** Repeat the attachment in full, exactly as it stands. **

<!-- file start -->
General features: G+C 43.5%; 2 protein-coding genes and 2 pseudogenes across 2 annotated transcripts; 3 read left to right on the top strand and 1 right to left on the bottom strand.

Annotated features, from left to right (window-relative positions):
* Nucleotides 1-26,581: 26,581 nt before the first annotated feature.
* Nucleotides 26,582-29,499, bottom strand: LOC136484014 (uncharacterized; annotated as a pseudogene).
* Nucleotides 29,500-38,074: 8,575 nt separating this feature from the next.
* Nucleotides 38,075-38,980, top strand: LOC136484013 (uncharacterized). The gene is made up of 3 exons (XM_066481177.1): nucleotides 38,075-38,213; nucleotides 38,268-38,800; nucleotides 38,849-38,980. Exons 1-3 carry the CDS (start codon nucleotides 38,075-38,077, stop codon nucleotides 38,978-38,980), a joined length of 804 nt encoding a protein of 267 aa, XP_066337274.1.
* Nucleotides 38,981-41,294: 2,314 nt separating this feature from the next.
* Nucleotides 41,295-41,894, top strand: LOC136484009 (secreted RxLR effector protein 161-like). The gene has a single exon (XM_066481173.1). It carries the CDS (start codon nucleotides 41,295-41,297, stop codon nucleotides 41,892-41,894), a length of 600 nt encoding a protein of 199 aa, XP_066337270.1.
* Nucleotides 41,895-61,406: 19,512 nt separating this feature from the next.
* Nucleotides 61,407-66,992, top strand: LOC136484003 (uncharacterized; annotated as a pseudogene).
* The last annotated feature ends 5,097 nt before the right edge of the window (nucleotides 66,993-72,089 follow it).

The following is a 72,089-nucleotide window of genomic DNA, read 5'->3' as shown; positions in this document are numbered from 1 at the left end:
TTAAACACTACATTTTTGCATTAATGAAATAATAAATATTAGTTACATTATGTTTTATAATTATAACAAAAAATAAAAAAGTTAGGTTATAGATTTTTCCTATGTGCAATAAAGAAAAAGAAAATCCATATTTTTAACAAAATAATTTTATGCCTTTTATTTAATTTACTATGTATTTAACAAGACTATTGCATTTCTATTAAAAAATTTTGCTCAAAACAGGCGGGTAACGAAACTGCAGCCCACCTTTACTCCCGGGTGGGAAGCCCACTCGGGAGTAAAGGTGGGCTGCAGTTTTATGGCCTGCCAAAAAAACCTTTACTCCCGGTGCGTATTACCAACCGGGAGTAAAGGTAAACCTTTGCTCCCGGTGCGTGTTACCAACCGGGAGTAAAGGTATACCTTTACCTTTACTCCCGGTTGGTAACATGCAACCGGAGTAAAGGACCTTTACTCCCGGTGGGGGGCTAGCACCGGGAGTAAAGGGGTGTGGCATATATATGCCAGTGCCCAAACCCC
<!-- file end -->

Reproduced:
General features: G+C 43.5%; 2 protein-coding genes and 2 pseudogenes across 2 annotated transcripts; 3 read left to right on the top strand and 1 right to left on the bottom strand.

Annotated features, from left to right (window-relative positions):
* Nucleotides 1-26,581: 26,581 nt before the first annotated feature.
* Nucleotides 26,582-29,499, bottom strand: LOC136484014 (uncharacterized; annotated as a pseudogene).
* Nucleotides 29,500-38,074: 8,575 nt separating this feature from the next.
* Nucleotides 38,075-38,980, top strand: LOC136484013 (uncharacterized). The gene is made up of 3 exons (XM_066481177.1): nucleotides 38,075-38,213; nucleotides 38,268-38,800; nucleotides 38,849-38,980. Exons 1-3 carry the CDS (start codon nucleotides 38,075-38,077, stop codon nucleotides 38,978-38,980), a joined length of 804 nt encoding a protein of 267 aa, XP_066337274.1.
* Nucleotides 38,981-41,294: 2,314 nt separating this feature from the next.
* Nucleotides 41,295-41,894, top strand: LOC136484009 (secreted RxLR effector protein 161-like). The gene has a single exon (XM_066481173.1). It carries the CDS (start codon nucleotides 41,295-41,297, stop codon nucleotides 41,892-41,894), a length of 600 nt encoding a protein of 199 aa, XP_066337270.1.
* Nucleotides 41,895-61,406: 19,512 nt separating this feature from the next.
* Nucleotides 61,407-66,992, top strand: LOC136484003 (uncharacterized; annotated as a pseudogene).
* The last annotated feature ends 5,097 nt before the right edge of the window (nucleotides 66,993-72,089 follow it).

The following is a 72,089-nucleotide window of genomic DNA, read 5'->3' as shown; positions in this document are numbered from 1 at the left end:
TTAAACACTACATTTTTGCATTAATGAAATAATAAATATTAGTTACATTATGTTTTATAATTATAACAAAAAATAAAAAAGTTAGGTTATAGATTTTTCCTATGTGCAATAAAGAAAAAGAAAATCCATATTTTTAACAAAATAATTTTATGCCTTTTATTTAATTTACTATGTATTTAACAAGACTATTGCATTTCTATTAAAAAATTTTGCTCAAAACAGGCGGGTAACGAAACTGCAGCCCACCTTTACTCCCGGGTGGGAAGCCCACTCGGGAGTAAAGGTGGGCTGCAGTTTTATGGCCTGCCAAAAAAACCTTTACTCCCGGTGCGTATTACCAACCGGGAGTAAAGGTAAACCTTTGCTCCCGGTGCGTGTTACCAACCGGGAGTAAAGGTATACCTTTACCTTTACTCCCGGTTGGTAACATGCAACCGGAGTAAAGGACCTTTACTCCCGGTGGGGGGCTAGCACCGGGAGTAAAGGGGTGTGGCATATATATGCCAGTGCCCAAACCCC